How to use:
The Maurice River Reaches Map is easy to interact with the simple controls and features provided.
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Working with the controls
The map is fully draggable. Simply click anywhere on the map and begin dragging your mouse to move the map to specific areas.
move up click to navigate the map "up".
move down click to navigate the map "down".
move left click to navigate the map "left".
move right click to navigate the map "right".
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Maurice River Recollections Project
River Reaches

The Maurice River Reaches Project
Yock Wock
Reach #37

If trees could talk, perhaps they could tell of a great storm that ravaged the lower reaches of the Maurice River thousands of years ago. The Yock Wock Swamp, located between Mauricetown and Port Norris, was once a vast cedar swamp. There is evidence to suggest that this is more than legend. But in 1637, legend says that a powerful storm tore through the region and toppled the immense, ancient cedars that grew in the wetlands.

Lifelong Port Norris resident Louis Capaldi may just have a story that gives credence to this legend:  "They say that thousands of years ago there was a forest," Capaldi said, stirring up the imagination. He said that the forest was a great expanse of tall, hardy trees, similar to the trees found in the forests of northern California. Without written records, it's difficult to know for sure what fate this Maurice River forest met. Capaldi shook his head  "They say the wind knocked them down," he said.

Capaldi knew one story about a fellow who thought he could capitalize on this epic weather phenomenon. Fleetwood, a rich gentleman from Millville, was the owner of the Millville Iron works, Capaldi related. A notion came to Fleetwood, a notion that brought him to the lower reaches of the Maurice River and to the place where great trees had been felled in a horrific force of nature.

Fleetwood found his booty submerged in the tannic waters of the ancient swamp. "Under this water were logs that were 5 feet in diameter," Capaldi said. "No one had ever seen anything like that in NJ." The downed cedars sank into the muddy bottom of the swamp. Coated by the oozy sediment, they were well-preserved. Apparently Fleetwood had been familiar with similar situations in other swampy places, like in the wetlands of Florida, where they floated logs to the mill 100 years ago.  Woodsmen would extract the trees, dry them out, and saw them into planks. The lumber sold at top dollar. Fleetwood worked up a scheme to harvest the cedars, dry the logs and shave them down into cedar shingles - lots of cedar shingles.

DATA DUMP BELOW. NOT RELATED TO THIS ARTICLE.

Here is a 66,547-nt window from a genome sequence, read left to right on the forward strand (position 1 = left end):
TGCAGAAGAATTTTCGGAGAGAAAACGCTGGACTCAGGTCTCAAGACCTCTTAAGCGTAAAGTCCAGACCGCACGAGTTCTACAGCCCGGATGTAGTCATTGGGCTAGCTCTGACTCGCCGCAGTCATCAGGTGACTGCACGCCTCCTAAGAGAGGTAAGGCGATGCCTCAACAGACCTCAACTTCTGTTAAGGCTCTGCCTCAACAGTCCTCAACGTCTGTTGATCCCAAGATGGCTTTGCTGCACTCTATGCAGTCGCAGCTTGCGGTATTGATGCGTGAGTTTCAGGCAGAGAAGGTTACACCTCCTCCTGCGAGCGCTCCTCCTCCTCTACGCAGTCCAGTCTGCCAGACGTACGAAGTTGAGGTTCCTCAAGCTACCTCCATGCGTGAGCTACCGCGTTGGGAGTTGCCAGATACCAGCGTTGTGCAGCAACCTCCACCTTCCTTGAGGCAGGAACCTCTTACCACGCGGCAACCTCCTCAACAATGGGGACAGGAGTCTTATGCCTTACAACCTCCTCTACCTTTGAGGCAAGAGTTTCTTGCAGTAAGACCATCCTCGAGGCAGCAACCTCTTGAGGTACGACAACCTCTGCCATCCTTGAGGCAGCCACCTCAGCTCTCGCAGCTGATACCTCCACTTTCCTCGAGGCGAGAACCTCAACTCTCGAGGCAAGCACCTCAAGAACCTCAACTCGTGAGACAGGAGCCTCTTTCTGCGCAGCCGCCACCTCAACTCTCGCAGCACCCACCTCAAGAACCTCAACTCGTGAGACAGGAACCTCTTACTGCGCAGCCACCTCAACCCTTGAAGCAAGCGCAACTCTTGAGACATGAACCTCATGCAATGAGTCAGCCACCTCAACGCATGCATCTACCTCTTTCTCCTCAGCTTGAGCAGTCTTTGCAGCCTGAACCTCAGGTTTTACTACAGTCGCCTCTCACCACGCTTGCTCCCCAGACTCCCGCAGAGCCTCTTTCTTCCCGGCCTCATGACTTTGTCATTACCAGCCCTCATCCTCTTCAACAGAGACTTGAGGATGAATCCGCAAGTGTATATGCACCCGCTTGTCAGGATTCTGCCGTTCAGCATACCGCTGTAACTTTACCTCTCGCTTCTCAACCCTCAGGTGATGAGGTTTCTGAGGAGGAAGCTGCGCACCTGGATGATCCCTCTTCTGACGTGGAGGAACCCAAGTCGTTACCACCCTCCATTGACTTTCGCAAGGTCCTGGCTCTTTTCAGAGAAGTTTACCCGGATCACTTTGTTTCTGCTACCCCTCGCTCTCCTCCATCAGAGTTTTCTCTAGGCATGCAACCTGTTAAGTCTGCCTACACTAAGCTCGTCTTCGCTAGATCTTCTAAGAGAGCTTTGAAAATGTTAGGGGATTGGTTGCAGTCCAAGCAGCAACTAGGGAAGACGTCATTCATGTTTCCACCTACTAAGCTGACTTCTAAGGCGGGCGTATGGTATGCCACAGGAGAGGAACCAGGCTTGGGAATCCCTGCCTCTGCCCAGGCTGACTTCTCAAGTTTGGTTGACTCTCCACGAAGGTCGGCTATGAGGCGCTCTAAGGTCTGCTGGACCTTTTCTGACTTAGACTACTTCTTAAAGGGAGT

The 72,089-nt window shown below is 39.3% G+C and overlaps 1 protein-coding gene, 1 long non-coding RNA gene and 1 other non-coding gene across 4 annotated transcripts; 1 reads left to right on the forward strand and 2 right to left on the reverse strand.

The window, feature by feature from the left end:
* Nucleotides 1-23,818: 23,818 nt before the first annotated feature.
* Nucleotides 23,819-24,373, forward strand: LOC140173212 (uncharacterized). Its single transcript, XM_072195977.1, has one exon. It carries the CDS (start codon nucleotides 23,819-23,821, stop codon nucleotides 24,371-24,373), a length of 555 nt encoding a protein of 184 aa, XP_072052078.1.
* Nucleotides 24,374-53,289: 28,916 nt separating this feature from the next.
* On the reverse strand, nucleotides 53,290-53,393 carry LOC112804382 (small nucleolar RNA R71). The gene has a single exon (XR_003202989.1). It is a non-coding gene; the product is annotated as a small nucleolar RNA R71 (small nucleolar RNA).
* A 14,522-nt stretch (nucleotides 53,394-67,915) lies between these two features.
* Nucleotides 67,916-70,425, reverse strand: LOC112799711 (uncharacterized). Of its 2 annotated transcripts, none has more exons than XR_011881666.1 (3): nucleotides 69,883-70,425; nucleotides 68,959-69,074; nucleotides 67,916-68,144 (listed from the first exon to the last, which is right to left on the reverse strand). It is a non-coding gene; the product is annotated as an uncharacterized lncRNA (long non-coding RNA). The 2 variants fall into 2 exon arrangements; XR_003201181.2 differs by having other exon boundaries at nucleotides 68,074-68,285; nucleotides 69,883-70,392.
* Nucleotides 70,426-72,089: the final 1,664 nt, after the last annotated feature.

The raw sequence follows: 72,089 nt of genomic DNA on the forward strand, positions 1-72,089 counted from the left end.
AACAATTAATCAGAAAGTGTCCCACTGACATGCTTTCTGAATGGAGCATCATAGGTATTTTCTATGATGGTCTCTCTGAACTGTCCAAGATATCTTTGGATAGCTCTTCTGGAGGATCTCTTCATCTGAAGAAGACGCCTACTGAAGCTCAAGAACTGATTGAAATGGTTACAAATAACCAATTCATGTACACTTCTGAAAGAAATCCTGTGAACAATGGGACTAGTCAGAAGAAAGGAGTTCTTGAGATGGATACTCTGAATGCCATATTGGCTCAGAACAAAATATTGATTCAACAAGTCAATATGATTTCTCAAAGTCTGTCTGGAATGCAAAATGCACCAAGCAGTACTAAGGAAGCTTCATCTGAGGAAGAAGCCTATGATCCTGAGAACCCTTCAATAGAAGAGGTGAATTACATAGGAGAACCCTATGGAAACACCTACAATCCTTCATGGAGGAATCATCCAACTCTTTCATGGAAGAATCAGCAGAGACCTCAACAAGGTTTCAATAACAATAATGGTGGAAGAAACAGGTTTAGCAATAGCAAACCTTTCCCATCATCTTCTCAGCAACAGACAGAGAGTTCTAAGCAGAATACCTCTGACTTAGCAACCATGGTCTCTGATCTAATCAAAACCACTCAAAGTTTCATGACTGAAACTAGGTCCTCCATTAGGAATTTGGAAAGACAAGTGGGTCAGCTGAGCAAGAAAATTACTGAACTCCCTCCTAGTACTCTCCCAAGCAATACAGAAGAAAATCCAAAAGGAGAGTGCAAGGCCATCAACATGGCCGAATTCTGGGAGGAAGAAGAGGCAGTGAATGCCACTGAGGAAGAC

Capaldi related what happened: "Fleetwood invested a lot of money getting cranes to pull out the cedars. He invested money putting the sawmills up. He dried the logs out, put them through the mill. They cut beautiful," Capaldi had heard. "But when they dried out, the wood all fell apart."

Other more successful endeavors took place on the Yock Wock tract, but that ended when it was no longer profitable to dike the meadows.

According to one history of Commercial Township, this stretch of property bears the name of a stream called Yock Wock, which runs between what is now Dividing Creek and Port Norris. This stream flows into a creek at Tom's Bridge. A 1691 survey by Budd and Worledge, undertaken for Dr. James Wasse, showed that the 10,000-acre tract included what is now Downe and Commercial Townships.

“Those old maps and old indentures are interesting to look at," said Irene Reeves Ferguson. She is not only one of the founders of the Mauricetown Historical Society, but she is also from a long line of Maurice River folk.  "It's interesting to see how the names have changed, and how many name variations there are.” Ferguson is particularly interested in the Yock Wock tract. It is mentioned on deeds and old indentures. Ferguson would like to learn how extensive the tract was and how it was parceled out through the generations.

In the not-so-distant past, her father, Joseph Reeves, Sr., owned 220 acres of the original Yock Wock tract. "Daddy used to trap there for muskrats - between 1940 and 1973," Ferguson said. Reeves had a gentleman's agreement with Mr. Fleetwood, made after Fleetwood abandoned his cedar shingle endeavor. The Reeves family recently sold the tract to PSE&G, but Ferguson would still like to know how this piece fit into the Maurice River puzzle.